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Positive impact of Tai Chi Chuan participation on biopsychosocial quality of life compared to exercise and sedentary controls: a cross-sectional survey

Positive impact of Tai Chi Chuan participation on biopsychosocial quality of life compared to... Abstract Tai Chi Chuan (TCC) is a traditional Chinese medicine practice and martial art with biopsychosocial aspects. This study aimed to examine the impact of participation in TCC on multiple domains of Quality of Life (QoL) and to assess the involvement of the psychological factors of self-efficacy, Locus of Control (LoC) and Hope in these effects. A total of 68 participants from the general community (13 males and 55 females) aged between 18 and 68 (M=43.55 years) and not currently suffering from a mental or physical illness took part in the study. It was found that TCC participants, as a group, scored significantly better than those in sedentary (book club) and active (gym exercise) control conditions on Psychological and Physical QoL, and that the Physical QoL benefits of TCC continue to accrue with years of practice. The three psychological factors were shown to variously mediate (self-efficacy) and moderate (internal LoC and Hope) this latter relationship. Whilst the results bear limitations (in particular small sample sizes), it is hoped that these findings will encourage further research into TCC, and consideration of TCC as part of the range of treatment options available in community-based mental and physical health management. http://www.deepdyve.com/assets/images/DeepDyve-Logo-lg.png Journal of Complementary and Integrative Medicine de Gruyter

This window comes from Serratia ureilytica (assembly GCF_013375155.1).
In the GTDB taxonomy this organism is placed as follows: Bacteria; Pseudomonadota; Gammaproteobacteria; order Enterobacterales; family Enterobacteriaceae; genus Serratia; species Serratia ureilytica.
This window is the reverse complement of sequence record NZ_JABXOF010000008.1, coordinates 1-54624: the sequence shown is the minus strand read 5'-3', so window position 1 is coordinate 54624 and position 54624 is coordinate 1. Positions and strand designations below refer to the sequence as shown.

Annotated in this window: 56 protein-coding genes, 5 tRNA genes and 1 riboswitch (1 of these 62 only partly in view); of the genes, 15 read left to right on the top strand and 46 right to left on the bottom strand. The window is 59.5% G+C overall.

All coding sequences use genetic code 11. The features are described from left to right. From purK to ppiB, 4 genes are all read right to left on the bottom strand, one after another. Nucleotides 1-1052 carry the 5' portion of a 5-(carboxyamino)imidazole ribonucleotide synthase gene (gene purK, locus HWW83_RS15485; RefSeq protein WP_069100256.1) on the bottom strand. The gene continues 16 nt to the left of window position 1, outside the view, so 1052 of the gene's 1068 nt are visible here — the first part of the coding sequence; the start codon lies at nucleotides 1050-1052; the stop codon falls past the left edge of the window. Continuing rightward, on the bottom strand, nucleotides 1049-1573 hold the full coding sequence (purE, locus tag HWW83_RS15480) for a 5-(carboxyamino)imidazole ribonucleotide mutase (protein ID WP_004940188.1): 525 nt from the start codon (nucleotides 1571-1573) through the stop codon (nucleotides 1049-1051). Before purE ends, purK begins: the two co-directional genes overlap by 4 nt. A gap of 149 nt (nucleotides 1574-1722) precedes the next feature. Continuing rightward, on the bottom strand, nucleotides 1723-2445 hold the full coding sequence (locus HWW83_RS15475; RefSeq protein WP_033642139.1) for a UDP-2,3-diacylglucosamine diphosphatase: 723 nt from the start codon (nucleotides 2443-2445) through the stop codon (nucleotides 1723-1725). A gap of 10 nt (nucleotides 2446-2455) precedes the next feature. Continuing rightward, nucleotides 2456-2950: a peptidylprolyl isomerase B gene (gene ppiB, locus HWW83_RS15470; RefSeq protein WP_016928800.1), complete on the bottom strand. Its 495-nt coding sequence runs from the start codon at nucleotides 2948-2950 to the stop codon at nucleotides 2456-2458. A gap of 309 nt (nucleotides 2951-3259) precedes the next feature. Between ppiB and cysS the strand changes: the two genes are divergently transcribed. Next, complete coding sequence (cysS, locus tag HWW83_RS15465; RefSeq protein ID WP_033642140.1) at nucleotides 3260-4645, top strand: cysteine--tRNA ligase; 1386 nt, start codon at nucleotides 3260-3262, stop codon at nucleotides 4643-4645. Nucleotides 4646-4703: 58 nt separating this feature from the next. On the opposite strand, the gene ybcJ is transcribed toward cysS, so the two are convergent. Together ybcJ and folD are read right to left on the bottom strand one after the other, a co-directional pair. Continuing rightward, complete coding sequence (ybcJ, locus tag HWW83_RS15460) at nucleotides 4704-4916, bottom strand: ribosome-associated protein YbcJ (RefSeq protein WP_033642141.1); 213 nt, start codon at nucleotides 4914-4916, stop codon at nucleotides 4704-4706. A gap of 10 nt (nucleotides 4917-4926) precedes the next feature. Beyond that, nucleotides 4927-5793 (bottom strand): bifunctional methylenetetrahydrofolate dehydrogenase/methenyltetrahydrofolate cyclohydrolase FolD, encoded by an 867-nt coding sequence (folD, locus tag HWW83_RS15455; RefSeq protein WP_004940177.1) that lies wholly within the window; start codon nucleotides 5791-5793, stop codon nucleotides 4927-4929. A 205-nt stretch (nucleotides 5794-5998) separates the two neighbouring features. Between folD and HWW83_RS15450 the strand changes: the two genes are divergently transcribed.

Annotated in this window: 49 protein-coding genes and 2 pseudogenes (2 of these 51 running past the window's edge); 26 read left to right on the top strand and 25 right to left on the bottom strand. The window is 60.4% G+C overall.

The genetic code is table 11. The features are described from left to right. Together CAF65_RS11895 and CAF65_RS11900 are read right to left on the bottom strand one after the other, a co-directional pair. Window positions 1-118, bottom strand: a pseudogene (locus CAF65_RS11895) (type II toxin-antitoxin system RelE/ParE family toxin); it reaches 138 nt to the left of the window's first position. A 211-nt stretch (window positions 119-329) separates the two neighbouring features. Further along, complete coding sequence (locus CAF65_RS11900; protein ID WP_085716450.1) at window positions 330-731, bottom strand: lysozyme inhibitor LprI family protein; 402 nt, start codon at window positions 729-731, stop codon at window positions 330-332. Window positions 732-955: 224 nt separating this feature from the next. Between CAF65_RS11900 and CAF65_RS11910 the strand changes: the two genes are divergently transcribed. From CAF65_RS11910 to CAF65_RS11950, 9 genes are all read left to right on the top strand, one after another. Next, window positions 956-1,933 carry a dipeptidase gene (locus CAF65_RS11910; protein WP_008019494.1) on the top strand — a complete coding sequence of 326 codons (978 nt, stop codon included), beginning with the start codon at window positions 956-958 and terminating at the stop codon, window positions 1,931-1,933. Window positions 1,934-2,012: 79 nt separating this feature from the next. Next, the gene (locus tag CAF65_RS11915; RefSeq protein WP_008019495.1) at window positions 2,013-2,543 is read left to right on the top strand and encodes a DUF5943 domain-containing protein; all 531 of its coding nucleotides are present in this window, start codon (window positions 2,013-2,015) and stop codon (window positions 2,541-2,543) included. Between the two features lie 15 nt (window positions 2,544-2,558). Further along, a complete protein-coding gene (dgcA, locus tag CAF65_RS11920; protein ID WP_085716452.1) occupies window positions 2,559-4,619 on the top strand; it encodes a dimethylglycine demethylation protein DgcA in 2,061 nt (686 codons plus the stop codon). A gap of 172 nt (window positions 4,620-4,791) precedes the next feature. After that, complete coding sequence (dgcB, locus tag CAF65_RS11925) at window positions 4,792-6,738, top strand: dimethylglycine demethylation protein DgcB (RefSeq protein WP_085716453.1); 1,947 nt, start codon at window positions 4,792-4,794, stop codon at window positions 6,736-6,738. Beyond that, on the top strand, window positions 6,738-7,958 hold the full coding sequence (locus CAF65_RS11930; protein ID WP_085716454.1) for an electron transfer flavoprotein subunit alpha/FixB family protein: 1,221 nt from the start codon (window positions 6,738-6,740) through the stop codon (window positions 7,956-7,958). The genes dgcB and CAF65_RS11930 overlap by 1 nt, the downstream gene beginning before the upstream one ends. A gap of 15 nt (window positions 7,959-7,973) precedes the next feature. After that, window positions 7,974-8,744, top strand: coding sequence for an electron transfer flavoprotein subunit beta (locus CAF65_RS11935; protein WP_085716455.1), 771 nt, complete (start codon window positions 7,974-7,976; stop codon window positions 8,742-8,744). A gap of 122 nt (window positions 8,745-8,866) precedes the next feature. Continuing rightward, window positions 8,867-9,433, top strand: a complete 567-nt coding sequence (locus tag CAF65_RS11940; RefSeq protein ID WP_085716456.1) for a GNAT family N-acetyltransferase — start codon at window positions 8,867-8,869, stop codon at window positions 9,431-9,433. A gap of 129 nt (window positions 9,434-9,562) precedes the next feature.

Positive impact of Tai Chi Chuan participation on biopsychosocial quality of life compared to exercise and sedentary controls: a cross-sectional survey

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Publisher
de Gruyter
Copyright
Copyright © 2013 by the
ISSN
2194-6329
eISSN
1553-3840
DOI
10.1515/jcim-2012-0008
pmid
23735480
Publisher site
See Article on Publisher Site

Abstract

Abstract Tai Chi Chuan (TCC) is a traditional Chinese medicine practice and martial art with biopsychosocial aspects. This study aimed to examine the impact of participation in TCC on multiple domains of Quality of Life (QoL) and to assess the involvement of the psychological factors of self-efficacy, Locus of Control (LoC) and Hope in these effects. A total of 68 participants from the general community (13 males and 55 females) aged between 18 and 68 (M=43.55 years) and not currently suffering from a mental or physical illness took part in the study. It was found that TCC participants, as a group, scored significantly better than those in sedentary (book club) and active (gym exercise) control conditions on Psychological and Physical QoL, and that the Physical QoL benefits of TCC continue to accrue with years of practice. The three psychological factors were shown to variously mediate (self-efficacy) and moderate (internal LoC and Hope) this latter relationship. Whilst the results bear limitations (in particular small sample sizes), it is hoped that these findings will encourage further research into TCC, and consideration of TCC as part of the range of treatment options available in community-based mental and physical health management.

Journal

Journal of Complementary and Integrative Medicinede Gruyter

Published: May 24, 2013

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